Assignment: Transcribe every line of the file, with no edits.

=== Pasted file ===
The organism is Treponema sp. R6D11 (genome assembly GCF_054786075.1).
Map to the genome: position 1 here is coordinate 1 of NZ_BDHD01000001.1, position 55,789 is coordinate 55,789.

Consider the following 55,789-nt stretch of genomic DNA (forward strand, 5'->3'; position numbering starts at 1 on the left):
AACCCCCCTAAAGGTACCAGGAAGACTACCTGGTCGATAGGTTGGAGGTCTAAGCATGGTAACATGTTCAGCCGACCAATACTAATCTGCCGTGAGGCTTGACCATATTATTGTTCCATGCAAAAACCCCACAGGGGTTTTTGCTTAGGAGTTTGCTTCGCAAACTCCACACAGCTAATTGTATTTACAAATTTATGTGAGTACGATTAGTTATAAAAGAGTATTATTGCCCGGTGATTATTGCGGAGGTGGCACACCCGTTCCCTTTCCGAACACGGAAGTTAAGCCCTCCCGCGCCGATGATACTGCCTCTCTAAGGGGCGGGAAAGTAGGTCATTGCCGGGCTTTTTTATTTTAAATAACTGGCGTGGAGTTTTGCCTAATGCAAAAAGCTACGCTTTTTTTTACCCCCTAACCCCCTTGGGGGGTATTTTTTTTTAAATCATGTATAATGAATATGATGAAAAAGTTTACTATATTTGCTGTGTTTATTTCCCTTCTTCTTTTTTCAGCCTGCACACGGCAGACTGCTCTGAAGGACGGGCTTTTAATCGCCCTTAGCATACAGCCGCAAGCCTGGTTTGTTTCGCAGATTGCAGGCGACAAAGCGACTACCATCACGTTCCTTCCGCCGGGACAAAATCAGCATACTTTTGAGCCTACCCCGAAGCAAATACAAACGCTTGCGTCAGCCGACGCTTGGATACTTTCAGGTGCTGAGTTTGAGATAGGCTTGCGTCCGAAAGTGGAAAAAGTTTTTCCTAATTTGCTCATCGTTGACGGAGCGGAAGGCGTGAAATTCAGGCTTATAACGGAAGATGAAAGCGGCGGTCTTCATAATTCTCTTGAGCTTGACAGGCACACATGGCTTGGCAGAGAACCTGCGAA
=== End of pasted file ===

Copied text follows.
The organism is Treponema sp. R6D11 (genome assembly GCF_054786075.1).
Map to the genome: position 1 here is coordinate 1 of NZ_BDHD01000001.1, position 55,789 is coordinate 55,789.

Consider the following 55,789-nt stretch of genomic DNA (forward strand, 5'->3'; position numbering starts at 1 on the left):
AACCCCCCTAAAGGTACCAGGAAGACTACCTGGTCGATAGGTTGGAGGTCTAAGCATGGTAACATGTTCAGCCGACCAATACTAATCTGCCGTGAGGCTTGACCATATTATTGTTCCATGCAAAAACCCCACAGGGGTTTTTGCTTAGGAGTTTGCTTCGCAAACTCCACACAGCTAATTGTATTTACAAATTTATGTGAGTACGATTAGTTATAAAAGAGTATTATTGCCCGGTGATTATTGCGGAGGTGGCACACCCGTTCCCTTTCCGAACACGGAAGTTAAGCCCTCCCGCGCCGATGATACTGCCTCTCTAAGGGGCGGGAAAGTAGGTCATTGCCGGGCTTTTTTATTTTAAATAACTGGCGTGGAGTTTTGCCTAATGCAAAAAGCTACGCTTTTTTTTACCCCCTAACCCCCTTGGGGGGTATTTTTTTTTAAATCATGTATAATGAATATGATGAAAAAGTTTACTATATTTGCTGTGTTTATTTCCCTTCTTCTTTTTTCAGCCTGCACACGGCAGACTGCTCTGAAGGACGGGCTTTTAATCGCCCTTAGCATACAGCCGCAAGCCTGGTTTGTTTCGCAGATTGCAGGCGACAAAGCGACTACCATCACGTTCCTTCCGCCGGGACAAAATCAGCATACTTTTGAGCCTACCCCGAAGCAAATACAAACGCTTGCGTCAGCCGACGCTTGGATACTTTCAGGTGCTGAGTTTGAGATAGGCTTGCGTCCGAAAGTGGAAAAAGTTTTTCCTAATTTGCTCATCGTTGACGGAGCGGAAGGCGTGAAATTCAGGCTTATAACGGAAGATGAAAGCGGCGGTCTTCATAATTCTCTTGAGCTTGACAGGCACACATGGCTTGGCAGAGAACCTGCGAA